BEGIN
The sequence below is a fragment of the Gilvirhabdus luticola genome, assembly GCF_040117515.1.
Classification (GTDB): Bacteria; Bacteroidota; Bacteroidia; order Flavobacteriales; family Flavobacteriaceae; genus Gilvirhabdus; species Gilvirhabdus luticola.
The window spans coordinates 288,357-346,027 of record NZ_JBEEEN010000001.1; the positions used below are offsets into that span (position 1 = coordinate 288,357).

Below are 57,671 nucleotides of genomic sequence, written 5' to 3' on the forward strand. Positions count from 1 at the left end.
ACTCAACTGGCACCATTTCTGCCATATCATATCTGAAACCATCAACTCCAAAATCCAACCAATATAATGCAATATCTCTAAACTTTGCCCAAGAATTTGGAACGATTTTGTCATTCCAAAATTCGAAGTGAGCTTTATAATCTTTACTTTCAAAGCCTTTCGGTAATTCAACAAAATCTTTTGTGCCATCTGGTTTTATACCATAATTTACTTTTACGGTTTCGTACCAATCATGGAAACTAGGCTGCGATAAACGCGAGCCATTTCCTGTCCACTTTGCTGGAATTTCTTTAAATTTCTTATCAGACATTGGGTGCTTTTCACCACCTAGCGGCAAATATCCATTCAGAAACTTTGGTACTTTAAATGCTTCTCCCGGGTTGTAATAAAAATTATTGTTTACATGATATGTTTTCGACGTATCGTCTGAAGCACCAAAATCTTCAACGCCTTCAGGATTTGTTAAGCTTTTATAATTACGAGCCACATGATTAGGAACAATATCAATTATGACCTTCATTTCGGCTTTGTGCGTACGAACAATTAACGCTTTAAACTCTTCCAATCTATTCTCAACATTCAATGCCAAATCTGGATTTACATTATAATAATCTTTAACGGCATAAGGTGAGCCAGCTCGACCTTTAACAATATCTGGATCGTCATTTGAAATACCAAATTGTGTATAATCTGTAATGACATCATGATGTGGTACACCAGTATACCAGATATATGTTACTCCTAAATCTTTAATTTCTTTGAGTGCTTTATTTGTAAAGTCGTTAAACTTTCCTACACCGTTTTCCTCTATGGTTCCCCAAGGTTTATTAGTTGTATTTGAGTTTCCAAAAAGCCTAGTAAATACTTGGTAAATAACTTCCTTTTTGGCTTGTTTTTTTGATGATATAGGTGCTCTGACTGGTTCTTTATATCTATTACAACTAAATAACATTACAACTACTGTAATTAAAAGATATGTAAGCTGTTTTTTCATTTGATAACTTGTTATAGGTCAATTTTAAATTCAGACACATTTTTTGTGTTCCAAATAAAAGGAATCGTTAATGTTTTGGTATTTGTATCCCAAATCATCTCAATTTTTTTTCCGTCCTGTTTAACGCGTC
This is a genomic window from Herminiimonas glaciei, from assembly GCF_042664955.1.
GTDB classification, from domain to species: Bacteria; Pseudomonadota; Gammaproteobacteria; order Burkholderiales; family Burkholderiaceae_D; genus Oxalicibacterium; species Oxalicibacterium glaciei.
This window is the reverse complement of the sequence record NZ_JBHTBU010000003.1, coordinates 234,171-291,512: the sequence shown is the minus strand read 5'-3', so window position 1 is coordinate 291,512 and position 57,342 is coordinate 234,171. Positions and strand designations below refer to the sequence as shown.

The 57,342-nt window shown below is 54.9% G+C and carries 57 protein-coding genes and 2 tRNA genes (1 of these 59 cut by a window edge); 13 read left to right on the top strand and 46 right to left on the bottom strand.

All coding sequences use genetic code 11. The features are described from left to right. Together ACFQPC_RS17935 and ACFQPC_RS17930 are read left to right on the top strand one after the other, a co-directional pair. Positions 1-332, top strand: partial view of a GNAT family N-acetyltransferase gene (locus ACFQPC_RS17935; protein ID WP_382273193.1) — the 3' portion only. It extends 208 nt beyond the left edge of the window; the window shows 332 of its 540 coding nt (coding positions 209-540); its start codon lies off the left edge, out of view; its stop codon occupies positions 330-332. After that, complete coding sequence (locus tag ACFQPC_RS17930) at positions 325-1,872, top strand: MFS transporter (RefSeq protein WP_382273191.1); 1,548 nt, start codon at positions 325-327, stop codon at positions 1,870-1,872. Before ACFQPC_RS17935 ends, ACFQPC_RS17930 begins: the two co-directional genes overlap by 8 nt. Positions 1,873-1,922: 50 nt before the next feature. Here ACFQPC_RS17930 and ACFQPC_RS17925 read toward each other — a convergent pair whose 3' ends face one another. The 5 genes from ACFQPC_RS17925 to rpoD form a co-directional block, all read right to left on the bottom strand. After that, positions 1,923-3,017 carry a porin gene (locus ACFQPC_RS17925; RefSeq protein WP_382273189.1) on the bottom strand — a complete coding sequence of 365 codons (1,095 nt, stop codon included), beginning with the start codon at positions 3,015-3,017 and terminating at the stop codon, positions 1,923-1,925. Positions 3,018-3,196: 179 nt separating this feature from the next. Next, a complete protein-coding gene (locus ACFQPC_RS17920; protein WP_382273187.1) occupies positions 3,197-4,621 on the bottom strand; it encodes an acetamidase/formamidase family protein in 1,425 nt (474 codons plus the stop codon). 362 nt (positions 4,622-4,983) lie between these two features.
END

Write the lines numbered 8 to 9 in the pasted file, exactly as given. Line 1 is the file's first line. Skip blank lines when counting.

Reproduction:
This window is the reverse complement of the sequence record NZ_JBHTBU010000003.1, coordinates 234,171-291,512: the sequence shown is the minus strand read 5'-3', so window position 1 is coordinate 291,512 and position 57,342 is coordinate 234,171. Positions and strand designations below refer to the sequence as shown.

The 57,342-nt window shown below is 54.9% G+C and carries 57 protein-coding genes and 2 tRNA genes (1 of these 59 cut by a window edge); 13 read left to right on the top strand and 46 right to left on the bottom strand.